Strategies for archiving the endangered publications of French India (1800-1953) (EAP191)

Aims and objectives

The aim of this project is to digitally preserve and archive the endangered periodical publications of French India that were published in Pondicherry between 1800 and 1923. These publications are currently held at the library of the French Institute in Pondicherry (FIP). The process of digitisation will be carried out on-site at the FIP.

The substantive French presence and imperial drive in the Indian sub-continent ended after 1763, and French possessions in India were subsequently limited to several smaller land pockets, namely Pondicherry (Pondichéry), Karikal, Mahé, Yanaon and Chandernagor. Pondicherry and the other French territories continued to exist surrounded by newly independent milieus and separated by large distances until the de facto transfer of the territory on November 1, 1954. However, the milieus that provided and to an extent nurtured the amalgamation of Indian and French identities were destined to disappear in the foreseeable future.

The French presence in India remains a relatively under-studied aspect of the genre of colonial and post-colonial writings, especially when compared to the level of scholarship on the French presence anywhere else on the globe. In particular, little has been written about French colonial interaction within South Asia and its meaningful ambivalence when it came to defining, understanding and dealing with so-called natives.

One of the earliest cultural artefacts of French colonial existence in India is a group of French language publications that were published in India. Taken as a group, these colonial publications are extremely interesting as they contain not only delayed breaking news from the Metropolitan France, but also report the daily administrative transactions that characterised the French colonial milieu in India. These transactions are of particular interest to those who seek to understand and decode daily colonial discourse and what it represented to the literate élite within these colonial enclaves. These publications also reveal various characterisations of the often troubled relationship between the colonial populace and metropolitan France.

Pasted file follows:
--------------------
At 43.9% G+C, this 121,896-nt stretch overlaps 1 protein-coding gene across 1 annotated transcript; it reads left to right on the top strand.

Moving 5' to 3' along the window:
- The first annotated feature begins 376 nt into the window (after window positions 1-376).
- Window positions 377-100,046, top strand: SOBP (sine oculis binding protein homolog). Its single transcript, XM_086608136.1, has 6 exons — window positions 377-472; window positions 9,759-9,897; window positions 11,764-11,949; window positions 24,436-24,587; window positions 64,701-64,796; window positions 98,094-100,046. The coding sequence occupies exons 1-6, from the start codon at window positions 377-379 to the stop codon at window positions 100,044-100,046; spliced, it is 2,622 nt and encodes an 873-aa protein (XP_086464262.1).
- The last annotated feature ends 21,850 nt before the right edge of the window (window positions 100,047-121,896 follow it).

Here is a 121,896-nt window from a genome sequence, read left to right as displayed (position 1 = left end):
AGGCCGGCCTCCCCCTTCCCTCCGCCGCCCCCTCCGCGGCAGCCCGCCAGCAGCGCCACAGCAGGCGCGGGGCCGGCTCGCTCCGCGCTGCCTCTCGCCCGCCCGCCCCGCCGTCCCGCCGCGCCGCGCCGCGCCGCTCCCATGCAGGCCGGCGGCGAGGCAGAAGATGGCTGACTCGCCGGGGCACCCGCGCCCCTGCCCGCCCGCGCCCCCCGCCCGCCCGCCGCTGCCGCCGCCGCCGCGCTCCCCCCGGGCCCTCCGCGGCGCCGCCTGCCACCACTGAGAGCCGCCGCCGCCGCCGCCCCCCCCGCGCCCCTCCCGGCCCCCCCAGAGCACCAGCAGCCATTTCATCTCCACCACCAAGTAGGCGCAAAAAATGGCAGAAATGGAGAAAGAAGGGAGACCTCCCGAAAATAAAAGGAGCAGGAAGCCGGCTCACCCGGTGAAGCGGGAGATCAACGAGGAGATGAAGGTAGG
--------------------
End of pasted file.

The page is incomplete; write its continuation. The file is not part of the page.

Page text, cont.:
There are over 11 rare French publications at the FIP that are in need of serious preservation. The earliest periodical in the holdings of the FIP library is the Bulletin des actes administratifs des Établissements français de l'Inde. This was the first French newspaper to appear in French India in 1823.

The periodical publications proposed for digitisation were originally intended to be ephemeral and tended to be printed on acidic paper. In environments where preservation resources, including expertise, are scarce and the climate is not conducive to preservation, the effects of aging and neglect are exacerbated. These colonial artefacts at the FIP library are in critical need of systematic preservation efforts. The condition of the periodicals ranges from time-related yellowing and general deterioration to extreme fragility rendering them unusable in their present condition. If preservation efforts are not undertaken, these publications providing evidence of colonial practices in French India will continue to deteriorate to an irrecoverable degree and will finally be lost to the effects of time, humidity and heat.


The project successfully digitised 179 volumes, comprising 131,656 images, of endangered colonial publications of French India from between the years 1800 and 1923. These publications include fragile periodicals that were published in Pondicherry under the French colonial administration, reflecting not only the daily realities of colonial life in Pondicherry but also the complex interactions between the colonisers and the colonised.

The physical copies of the materials that were digitised are currently housed in the Library of the Institut Français de Pondichéry (IFP), Pondicherry, India.

Digital copies of the materials have been retained at the French Institute and have also been deposited with the British Library and with the UCLA Digital Library Program, USA.

The records copied by this project have been catalogued as: